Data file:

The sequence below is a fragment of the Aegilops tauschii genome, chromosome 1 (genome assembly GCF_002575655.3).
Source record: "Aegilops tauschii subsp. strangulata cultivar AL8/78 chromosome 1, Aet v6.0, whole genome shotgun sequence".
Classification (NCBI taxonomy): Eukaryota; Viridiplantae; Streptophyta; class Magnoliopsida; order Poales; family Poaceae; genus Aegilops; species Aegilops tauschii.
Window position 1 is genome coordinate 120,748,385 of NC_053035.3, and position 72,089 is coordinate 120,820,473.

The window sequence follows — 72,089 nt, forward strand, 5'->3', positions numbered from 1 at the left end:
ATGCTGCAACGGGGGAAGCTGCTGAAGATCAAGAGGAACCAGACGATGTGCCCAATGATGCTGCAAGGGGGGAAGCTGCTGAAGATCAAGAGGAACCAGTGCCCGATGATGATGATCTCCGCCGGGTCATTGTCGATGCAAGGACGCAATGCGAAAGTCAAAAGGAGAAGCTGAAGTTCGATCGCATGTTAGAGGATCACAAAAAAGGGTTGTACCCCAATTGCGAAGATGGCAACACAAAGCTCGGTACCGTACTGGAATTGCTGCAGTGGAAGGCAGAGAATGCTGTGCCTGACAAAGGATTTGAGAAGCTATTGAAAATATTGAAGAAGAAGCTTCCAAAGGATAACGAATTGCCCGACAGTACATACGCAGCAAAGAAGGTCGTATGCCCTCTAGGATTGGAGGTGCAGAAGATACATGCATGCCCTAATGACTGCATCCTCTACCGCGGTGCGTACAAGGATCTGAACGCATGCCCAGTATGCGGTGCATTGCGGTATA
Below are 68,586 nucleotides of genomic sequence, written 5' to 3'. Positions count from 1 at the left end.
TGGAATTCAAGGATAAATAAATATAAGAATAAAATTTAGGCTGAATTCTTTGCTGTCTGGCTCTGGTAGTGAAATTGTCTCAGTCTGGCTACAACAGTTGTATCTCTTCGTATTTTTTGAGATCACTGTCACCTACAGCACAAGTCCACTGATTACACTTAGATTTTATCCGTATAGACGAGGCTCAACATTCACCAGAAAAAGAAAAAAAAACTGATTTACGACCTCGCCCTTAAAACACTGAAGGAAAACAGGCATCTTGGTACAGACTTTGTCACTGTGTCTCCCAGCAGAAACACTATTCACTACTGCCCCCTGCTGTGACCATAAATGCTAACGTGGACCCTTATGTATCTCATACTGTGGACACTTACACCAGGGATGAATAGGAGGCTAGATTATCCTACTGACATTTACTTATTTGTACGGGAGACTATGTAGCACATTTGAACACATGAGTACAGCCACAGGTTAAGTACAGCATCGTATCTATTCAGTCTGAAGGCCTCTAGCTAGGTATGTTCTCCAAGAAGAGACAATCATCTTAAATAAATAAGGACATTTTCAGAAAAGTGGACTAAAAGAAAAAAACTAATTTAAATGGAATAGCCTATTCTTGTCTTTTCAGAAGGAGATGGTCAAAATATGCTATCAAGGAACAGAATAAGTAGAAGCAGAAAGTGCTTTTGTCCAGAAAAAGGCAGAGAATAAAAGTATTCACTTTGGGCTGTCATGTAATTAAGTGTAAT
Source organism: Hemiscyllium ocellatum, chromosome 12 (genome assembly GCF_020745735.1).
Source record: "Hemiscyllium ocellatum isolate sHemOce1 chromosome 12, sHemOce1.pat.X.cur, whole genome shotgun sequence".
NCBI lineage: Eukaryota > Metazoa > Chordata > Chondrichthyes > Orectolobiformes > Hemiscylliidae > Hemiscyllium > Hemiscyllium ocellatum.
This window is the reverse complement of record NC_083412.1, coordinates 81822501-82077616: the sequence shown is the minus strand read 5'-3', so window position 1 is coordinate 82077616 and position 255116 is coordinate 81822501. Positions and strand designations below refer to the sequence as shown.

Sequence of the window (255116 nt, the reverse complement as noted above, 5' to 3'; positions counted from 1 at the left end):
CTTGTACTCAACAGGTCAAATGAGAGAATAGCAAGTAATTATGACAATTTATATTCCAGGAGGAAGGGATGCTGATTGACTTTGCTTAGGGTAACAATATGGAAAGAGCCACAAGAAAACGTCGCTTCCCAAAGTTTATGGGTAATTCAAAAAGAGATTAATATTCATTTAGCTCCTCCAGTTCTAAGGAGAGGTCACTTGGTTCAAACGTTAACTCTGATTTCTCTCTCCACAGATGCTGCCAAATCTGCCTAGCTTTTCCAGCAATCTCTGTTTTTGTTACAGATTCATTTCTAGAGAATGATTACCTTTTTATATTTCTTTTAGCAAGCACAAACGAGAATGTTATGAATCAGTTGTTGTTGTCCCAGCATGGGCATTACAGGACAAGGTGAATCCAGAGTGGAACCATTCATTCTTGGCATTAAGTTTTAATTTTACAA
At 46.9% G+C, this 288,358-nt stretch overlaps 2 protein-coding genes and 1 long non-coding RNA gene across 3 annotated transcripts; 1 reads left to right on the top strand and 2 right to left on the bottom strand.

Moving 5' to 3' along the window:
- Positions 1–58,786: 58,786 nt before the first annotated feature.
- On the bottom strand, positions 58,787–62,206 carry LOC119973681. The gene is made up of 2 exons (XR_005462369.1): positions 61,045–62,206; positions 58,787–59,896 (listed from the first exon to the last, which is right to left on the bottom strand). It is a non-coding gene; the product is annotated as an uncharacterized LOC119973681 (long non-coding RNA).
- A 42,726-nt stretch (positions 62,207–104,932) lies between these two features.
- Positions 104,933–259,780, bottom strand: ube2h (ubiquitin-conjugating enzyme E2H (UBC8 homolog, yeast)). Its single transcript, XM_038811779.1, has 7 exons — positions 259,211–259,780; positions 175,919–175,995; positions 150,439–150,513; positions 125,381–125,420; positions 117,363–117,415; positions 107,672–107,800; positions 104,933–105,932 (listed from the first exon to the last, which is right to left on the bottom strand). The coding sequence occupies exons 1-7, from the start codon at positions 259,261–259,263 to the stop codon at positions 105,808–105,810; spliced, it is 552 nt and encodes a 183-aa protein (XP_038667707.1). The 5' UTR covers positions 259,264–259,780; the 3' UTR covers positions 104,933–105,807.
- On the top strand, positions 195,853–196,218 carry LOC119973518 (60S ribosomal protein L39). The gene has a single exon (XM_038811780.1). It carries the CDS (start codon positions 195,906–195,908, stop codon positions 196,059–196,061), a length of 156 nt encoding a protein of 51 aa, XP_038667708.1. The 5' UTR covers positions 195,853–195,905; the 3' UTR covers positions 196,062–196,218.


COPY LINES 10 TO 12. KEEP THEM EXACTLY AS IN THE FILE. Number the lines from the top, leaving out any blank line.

Source record: "Hemiscyllium ocellatum isolate sHemOce1 chromosome 12, sHemOce1.pat.X.cur, whole genome shotgun sequence".
NCBI lineage: Eukaryota > Metazoa > Chordata > Chondrichthyes > Orectolobiformes > Hemiscylliidae > Hemiscyllium > Hemiscyllium ocellatum.
This window is the reverse complement of record NC_083412.1, coordinates 81822501-82077616: the sequence shown is the minus strand read 5'-3', so window position 1 is coordinate 82077616 and position 255116 is coordinate 81822501. Positions and strand designations below refer to the sequence as shown.